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Prince Charles warns world leaders at G20 summit about climate change

Britain's Prince Charles arrived at the G20 Summit in Rome on Sunday.AARON CHOWN/POOL/AFP via Getty Images

ROME — Prince Charles told world leaders at the G-20 Summit that the global climate conference beginning Sunday in Glasgow was “the last chance saloon” to save the planet.

“We must now translate fine words into still finer actions,” the Duke of Wales said. “The future of humanity and nature herself are at stake.” Charles stressed the importance of bringing the power of the private sector to the task, “who are now more and more anxious to invest in the projects and new technologies that could establish a more rapid transition to sustainability.”

The prince said that the world’s top C.E.O.’s from every sector of the economy, “representing well over 60 trillion dollars of assets under management,” had joined his Sustainable Markets Initiative and are listening to shareholders and consumers “who are now demanding changes in the way businesses behave.”


The heir apparent to the British throne was invited to speak to the world leaders by Italian Prime Minister Mario Draghi in recognition of his 50 years highlighting the environmental crisis wrought by climate change.

The 72-year-old royal told the G-20 to reflect on their “overwhelming responsibility to generations yet unborn.”

“It is impossible not to hear the despairing voices of young people who see you as the stewards of the planet, holding the viability of their future in your hands,” he said.

Charles’s mother, Queen Elizabeth II, canceled her planned attendance at the climate summit after the 95-year-old monarch was advised to rest by doctors. But appearing along with Charles will be his wife, Camilla, Duchess of Cornwall; his son Prince William; and his daughter-in-law Catherine, Duchess of Cambridge.

Draghi kicked off the second day of the G-20 summit by laying out out the stakes within his first sentences.

“Dear colleagues,” he began his introductory remarks, “the fight against climate change is the defining challenge of our times.”


He said it was time to “act now” by reorganizing economies and cutting greenhouse gas emissions.

Though the Paris Agreement in 2015 set a target to limit warming to 2 Celsius - while “pursuing efforts to limit it to 1.5″ - Draghi said that aiming for the more ambitious of those two targets was still crucial.

“Some of us are asking why we move our goalpost from 2 degrees to 1.5 degrees. Why? Because science says so,” Draghi said.

Scientists have said that limiting warming to the 1.5 Celsius mark, compared to preindustrial levels, is crucial to avoiding many catastrophic consequences of climate change. But a United Nations climate report from August suggested the world could hit the 1.5 degrees Celsius threshold in a decade.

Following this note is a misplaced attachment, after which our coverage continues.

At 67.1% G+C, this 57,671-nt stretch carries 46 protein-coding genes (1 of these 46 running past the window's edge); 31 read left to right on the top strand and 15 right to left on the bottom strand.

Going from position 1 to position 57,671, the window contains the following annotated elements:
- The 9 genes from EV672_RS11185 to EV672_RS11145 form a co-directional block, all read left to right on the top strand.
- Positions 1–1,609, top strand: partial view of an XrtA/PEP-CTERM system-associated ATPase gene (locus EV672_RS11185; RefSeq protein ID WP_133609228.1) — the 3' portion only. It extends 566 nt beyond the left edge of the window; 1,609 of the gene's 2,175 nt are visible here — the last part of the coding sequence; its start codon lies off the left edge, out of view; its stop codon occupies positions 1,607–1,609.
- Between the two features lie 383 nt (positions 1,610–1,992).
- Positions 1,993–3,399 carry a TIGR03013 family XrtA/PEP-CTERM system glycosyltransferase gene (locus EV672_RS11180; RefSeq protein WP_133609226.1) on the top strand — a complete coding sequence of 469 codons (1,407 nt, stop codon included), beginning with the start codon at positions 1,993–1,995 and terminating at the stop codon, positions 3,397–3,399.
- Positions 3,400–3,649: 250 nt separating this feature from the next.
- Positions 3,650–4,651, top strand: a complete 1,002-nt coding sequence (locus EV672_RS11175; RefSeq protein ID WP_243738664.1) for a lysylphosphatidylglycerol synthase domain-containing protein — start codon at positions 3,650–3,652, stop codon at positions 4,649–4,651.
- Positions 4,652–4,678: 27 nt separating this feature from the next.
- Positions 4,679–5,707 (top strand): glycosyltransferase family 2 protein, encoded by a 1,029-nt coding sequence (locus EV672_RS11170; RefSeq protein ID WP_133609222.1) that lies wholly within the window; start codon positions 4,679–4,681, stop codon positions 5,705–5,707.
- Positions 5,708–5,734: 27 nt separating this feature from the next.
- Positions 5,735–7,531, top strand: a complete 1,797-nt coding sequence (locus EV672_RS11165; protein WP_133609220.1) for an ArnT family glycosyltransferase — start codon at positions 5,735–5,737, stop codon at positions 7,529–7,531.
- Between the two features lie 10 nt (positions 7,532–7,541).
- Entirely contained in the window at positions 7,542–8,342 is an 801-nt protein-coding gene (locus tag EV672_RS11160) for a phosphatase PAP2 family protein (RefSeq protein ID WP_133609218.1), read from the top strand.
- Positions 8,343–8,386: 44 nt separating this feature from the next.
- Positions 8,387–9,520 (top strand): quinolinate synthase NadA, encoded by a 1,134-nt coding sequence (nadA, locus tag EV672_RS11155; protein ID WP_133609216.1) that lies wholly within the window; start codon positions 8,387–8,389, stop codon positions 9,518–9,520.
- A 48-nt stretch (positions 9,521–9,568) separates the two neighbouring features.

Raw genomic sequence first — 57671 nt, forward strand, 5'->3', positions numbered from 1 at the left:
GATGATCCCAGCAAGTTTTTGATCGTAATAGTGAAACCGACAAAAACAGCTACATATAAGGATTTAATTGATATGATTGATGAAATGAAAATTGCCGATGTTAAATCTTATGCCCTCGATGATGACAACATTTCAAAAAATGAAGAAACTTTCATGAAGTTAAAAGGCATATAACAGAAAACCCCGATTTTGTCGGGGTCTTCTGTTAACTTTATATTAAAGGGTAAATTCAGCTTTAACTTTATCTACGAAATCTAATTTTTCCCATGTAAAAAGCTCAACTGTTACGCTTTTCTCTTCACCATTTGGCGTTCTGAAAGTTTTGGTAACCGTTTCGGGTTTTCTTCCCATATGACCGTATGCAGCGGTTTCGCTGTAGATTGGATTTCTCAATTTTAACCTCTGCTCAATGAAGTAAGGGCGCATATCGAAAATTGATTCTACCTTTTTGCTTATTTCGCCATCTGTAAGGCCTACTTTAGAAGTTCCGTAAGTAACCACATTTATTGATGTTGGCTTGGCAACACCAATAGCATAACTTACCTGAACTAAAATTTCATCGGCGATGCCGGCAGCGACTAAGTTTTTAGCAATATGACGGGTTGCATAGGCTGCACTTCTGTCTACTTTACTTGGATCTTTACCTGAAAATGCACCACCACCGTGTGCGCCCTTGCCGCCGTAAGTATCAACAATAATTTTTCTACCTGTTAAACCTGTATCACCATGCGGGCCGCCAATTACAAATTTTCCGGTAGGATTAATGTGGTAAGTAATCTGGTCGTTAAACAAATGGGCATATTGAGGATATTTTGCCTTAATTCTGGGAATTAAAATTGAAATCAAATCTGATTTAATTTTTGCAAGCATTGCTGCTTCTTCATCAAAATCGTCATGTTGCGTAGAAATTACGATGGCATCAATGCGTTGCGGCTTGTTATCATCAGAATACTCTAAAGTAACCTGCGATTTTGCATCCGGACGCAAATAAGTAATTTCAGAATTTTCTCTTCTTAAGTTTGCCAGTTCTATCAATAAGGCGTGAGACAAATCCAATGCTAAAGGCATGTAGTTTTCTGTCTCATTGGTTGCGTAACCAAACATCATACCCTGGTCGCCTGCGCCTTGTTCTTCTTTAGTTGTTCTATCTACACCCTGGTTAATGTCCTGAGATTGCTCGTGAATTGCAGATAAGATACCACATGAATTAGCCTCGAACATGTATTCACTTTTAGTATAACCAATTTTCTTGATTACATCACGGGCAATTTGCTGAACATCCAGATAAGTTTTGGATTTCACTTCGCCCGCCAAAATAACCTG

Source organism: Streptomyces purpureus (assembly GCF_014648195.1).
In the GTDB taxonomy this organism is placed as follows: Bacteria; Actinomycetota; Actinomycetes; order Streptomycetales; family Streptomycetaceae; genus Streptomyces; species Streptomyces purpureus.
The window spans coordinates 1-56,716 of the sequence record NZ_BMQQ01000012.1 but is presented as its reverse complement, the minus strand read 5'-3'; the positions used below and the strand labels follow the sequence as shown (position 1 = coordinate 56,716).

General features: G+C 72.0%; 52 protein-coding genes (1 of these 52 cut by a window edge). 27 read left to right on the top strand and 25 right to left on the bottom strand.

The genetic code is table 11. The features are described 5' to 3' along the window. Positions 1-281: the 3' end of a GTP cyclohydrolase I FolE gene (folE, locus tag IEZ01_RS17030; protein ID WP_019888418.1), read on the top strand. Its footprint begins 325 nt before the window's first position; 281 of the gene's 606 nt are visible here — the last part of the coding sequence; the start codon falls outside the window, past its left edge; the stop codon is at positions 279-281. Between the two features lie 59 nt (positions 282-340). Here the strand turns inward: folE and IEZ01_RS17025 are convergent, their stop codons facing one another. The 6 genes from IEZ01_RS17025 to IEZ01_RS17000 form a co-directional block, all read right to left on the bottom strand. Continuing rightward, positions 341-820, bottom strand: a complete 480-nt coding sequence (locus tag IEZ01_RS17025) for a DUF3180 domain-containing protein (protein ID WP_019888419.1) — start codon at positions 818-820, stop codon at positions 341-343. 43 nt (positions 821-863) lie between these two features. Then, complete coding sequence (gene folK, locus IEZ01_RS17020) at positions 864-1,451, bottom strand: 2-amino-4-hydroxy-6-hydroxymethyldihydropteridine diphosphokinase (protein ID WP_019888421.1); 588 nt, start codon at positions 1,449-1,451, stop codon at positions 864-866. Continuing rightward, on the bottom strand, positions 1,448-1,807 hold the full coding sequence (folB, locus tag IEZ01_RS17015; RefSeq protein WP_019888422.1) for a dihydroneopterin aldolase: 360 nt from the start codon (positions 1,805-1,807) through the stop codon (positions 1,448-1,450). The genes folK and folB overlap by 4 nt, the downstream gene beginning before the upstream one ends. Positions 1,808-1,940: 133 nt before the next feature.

“The shift to clean energy is key to achieving the necessary reductions in greenhouse gas emissions,” he said. “We can no longer postpone it.”

The morning session for Sunday was set to focus specifically on the role of the private sector in the fight against climate change, with the idea that any wholesale makeover of the global economy - driven by decarbonization - would also require vast private funding. Later in the day the leaders will also discuss climate change more broadly.

Because G-20 countries account for around 80 percent of global emissions, the summit in Rome has the chance to create or thwart momentum for the conference in COP26 climate conference in Glasgow, where many of the leaders will be traveling next.


President Joe Biden, in a meeting with Turkish President Recep Tayyip Erdogan on the sidelines of the G-20 summit on Sunday, expressed “concerns” about Turkey’s acquisition of a sophisticated Russian-made air defense system, the White House said.

The Biden-Erdogan sit-down came amid rising tensions with the U.S. ally over threats to expel diplomats, including the U.S. ambassador to Turkey, and Ankara’s possession of the Russian S-400 missile system.

After the meeting, which lasted for roughly an hour, the White House said in a statement that Biden “underscored his desire to maintain constructive relations, expand areas of cooperation, and manage our disagreements effectively.”

In addition to his concerns about Turkey acquiring the Russian defense system, Biden “also emphasized the importance of strong democratic institutions, respect for human rights, and the rule of law for peace and prosperity” with Erdogan, the White House said.

In a brief photo opportunity ahead of the meeting, Biden declined to comment on the substance of his sit-down, telling reporters: “We’re planning to have a good conversation.”

A senior administration official who previewed the meeting to reporters on Saturday said the threats and the weapons systems would be discussed, in addition to issues related to Syria and Libya. Turkey’s desire to acquire American-made F16s will also be discussed, according to the official, who spoke on the condition of anonymity to discuss delicate diplomatic conversations.

Erdogan recently threatened to expel 10 ambassadors, including from the United States, France, Canada and the Netherlands, because their embassies signed a letter calling for the release of Osman Kavala, a philanthropist and civil society activist. Erdogan backed off the threat after the embassies released statements committing not to interfere in Turkey’s internal affairs.